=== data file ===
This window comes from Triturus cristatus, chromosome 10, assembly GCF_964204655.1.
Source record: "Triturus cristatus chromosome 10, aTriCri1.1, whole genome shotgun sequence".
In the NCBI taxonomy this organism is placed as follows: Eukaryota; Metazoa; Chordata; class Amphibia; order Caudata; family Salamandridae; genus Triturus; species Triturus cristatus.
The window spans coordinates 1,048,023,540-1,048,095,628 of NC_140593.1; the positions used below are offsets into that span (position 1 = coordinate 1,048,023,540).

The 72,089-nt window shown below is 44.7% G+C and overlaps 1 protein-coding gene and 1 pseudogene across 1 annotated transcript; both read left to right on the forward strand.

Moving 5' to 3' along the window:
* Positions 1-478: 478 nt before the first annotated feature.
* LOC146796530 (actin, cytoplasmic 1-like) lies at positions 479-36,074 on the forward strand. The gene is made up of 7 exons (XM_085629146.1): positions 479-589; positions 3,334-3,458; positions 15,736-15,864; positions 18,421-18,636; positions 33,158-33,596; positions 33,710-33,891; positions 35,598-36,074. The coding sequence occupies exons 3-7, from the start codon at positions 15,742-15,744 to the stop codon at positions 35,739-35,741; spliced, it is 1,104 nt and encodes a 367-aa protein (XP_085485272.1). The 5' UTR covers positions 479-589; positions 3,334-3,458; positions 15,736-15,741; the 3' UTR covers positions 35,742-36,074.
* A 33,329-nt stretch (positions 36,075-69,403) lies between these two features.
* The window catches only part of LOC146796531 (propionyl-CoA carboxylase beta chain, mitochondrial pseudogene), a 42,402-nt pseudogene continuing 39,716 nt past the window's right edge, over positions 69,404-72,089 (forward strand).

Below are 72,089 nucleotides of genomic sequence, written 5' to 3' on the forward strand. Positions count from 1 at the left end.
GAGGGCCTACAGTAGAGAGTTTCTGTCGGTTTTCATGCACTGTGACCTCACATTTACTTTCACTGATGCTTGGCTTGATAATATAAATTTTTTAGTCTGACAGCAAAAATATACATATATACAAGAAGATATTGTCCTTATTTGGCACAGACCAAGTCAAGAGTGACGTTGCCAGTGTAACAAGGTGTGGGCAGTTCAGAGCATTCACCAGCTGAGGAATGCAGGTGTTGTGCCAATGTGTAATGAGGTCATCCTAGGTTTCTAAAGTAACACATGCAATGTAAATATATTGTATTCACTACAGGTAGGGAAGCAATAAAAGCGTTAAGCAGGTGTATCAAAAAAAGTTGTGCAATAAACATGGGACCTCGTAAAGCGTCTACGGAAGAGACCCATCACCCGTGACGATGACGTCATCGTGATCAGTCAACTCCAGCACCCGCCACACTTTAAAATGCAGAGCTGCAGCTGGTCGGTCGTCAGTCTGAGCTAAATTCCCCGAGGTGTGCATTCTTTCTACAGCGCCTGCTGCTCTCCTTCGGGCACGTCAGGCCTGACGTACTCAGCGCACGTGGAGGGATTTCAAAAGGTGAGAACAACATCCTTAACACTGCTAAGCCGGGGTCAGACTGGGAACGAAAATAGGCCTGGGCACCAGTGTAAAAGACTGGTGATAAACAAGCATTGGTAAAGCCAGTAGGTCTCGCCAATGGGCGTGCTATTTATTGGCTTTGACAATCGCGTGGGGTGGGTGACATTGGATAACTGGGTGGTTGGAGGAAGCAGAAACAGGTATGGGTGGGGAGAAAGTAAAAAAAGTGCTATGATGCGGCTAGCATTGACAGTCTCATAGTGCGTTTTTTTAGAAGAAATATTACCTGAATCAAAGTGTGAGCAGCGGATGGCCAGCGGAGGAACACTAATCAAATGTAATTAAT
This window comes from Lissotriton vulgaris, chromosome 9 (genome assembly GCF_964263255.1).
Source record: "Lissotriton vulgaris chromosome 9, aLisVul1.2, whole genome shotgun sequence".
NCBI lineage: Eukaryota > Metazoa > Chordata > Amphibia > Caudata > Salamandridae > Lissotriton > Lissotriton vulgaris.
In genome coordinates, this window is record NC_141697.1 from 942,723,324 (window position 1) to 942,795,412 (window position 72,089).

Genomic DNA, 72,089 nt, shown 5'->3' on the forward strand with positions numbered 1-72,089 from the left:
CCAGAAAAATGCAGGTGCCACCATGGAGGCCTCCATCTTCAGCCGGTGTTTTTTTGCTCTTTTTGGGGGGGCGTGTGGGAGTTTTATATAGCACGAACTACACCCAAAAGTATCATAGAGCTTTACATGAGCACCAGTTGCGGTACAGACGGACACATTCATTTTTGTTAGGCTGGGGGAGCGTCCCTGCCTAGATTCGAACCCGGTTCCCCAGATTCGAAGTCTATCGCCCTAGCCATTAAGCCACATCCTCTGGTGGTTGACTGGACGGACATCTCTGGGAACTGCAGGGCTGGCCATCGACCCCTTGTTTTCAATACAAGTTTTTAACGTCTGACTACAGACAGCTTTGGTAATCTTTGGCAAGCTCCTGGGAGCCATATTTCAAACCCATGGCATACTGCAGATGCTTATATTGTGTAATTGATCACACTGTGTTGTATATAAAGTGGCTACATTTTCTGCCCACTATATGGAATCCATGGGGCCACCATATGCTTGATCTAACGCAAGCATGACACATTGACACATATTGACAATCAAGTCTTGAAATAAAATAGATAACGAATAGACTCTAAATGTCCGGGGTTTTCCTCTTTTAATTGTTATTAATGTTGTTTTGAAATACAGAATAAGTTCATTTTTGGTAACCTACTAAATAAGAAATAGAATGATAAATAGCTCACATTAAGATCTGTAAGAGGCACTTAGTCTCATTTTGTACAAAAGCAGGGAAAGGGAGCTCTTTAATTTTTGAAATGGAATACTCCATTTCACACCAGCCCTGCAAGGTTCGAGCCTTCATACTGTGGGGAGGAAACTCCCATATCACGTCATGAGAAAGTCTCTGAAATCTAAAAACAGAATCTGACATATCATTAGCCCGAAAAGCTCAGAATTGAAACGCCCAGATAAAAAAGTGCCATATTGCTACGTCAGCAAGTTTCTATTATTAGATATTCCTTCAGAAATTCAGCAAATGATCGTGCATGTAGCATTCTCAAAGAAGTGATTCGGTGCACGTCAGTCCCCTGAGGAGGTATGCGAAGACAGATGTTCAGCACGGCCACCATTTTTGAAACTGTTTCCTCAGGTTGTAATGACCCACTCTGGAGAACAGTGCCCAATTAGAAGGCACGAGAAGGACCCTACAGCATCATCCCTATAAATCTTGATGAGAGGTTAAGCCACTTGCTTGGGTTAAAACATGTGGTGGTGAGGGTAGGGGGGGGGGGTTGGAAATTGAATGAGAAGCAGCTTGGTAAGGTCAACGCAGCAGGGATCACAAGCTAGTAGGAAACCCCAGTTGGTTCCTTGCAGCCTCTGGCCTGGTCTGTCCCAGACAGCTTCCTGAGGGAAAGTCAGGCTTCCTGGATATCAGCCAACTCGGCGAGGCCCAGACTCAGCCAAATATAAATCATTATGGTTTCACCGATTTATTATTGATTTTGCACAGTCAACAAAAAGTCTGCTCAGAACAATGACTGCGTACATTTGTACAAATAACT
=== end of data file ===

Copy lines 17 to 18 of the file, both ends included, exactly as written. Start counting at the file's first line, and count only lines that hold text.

Genomic DNA, 72,089 nt, shown 5'->3' on the forward strand with positions numbered 1-72,089 from the left:
CCAGAAAAATGCAGGTGCCACCATGGAGGCCTCCATCTTCAGCCGGTGTTTTTTTGCTCTTTTTGGGGGGGCGTGTGGGAGTTTTATATAGCACGAACTACACCCAAAAGTATCATAGAGCTTTACATGAGCACCAGTTGCGGTACAGACGGACACATTCATTTTTGTTAGGCTGGGGGAGCGTCCCTGCCTAGATTCGAACCCGGTTCCCCAGATTCGAAGTCTATCGCCCTAGCCATTAAGCCACATCCTCTGGTGGTTGACTGGACGGACATCTCTGGGAACTGCAGGGCTGGCCATCGACCCCTTGTTTTCAATACAAGTTTTTAACGTCTGACTACAGACAGCTTTGGTAATCTTTGGCAAGCTCCTGGGAGCCATATTTCAAACCCATGGCATACTGCAGATGCTTATATTGTGTAATTGATCACACTGTGTTGTATATAAAGTGGCTACATTTTCTGCCCACTATATGGAATCCATGGGGCCACCATATGCTTGATCTAACGCAAGCATGACACATTGACACATATTGACAATCAAGTCTTGAAATAAAATAGATAACGAATAGACTCTAAATGTCCGGGGTTTTCCTCTTTTAATTGTTATTAATGTTGTTTTGAAATACAGAATAAGTTCATTTTTGGTAACCTACTAAATAAGAAATAGAATGATAAATAGCTCACATTAAGATCTGTAAGAGGCACTTAGTCTCATTTTGTACAAAAGCAGGGAAAGGGAGCTCTTTAATTTTTGAAATGGAATACTCCATTTCACACCAGCCCTGCAAGGTTCGAGCCTTCATACTGTGGGGAGGAAACTCCCATATCACGTCATGAGAAAGTCTCTGAAATCTAAAAACAGAATCTGACATATCATTAGCCCGAAAAGCTCAGAATTGAAACGCCCAGATAAAAAAGTGCCATATTGCTACGTCAGCAAGTTTCTATTATTAGATATTCCTTCAGAAATTCAGCAAATGATCGTGCATGTAGCATTCTCAAAGAAGTGATTCGGTGCACGTCAGTCCCCTGAGGAGGTATGCGAAGACAGATGTTCAGCACGGCCACCATTTTTGAAACTGTTTCCTCAGGTTGTAATGACCCACTCTGGAGAACAGTGCCCAATTAGAAGGCACGAGAAGGACCCTACAGCATCATCCCTATAAATCTTGATGAGAGGTTAAGCCACTTGCTTGGGTTAAAACATGTGGTGGTGAGGGTAGGGGGGGGGGGTTGGAAATTGAATGAGAAGCAGCTTGGTAAGGTCAACGCAGCAGGGATCACAAGCTAGTAGGAAACCCCAGTTGGTTCCTTGCAGCCTCTGGCCTGGTCTGTCCCAGACAGCTTCCTGAGGGAAAGTCAGGCTTCCTGGATATCAGCCAACTCGGCGAGGCCCAGACTCAGCCAAATATAAATCATTATGGTTTCACCGATTTATTATTGATTTTGCACAGTCAACAAAAAGTCTGCTCAGAACAATGACTGCGTACATTTGTACAAATAACT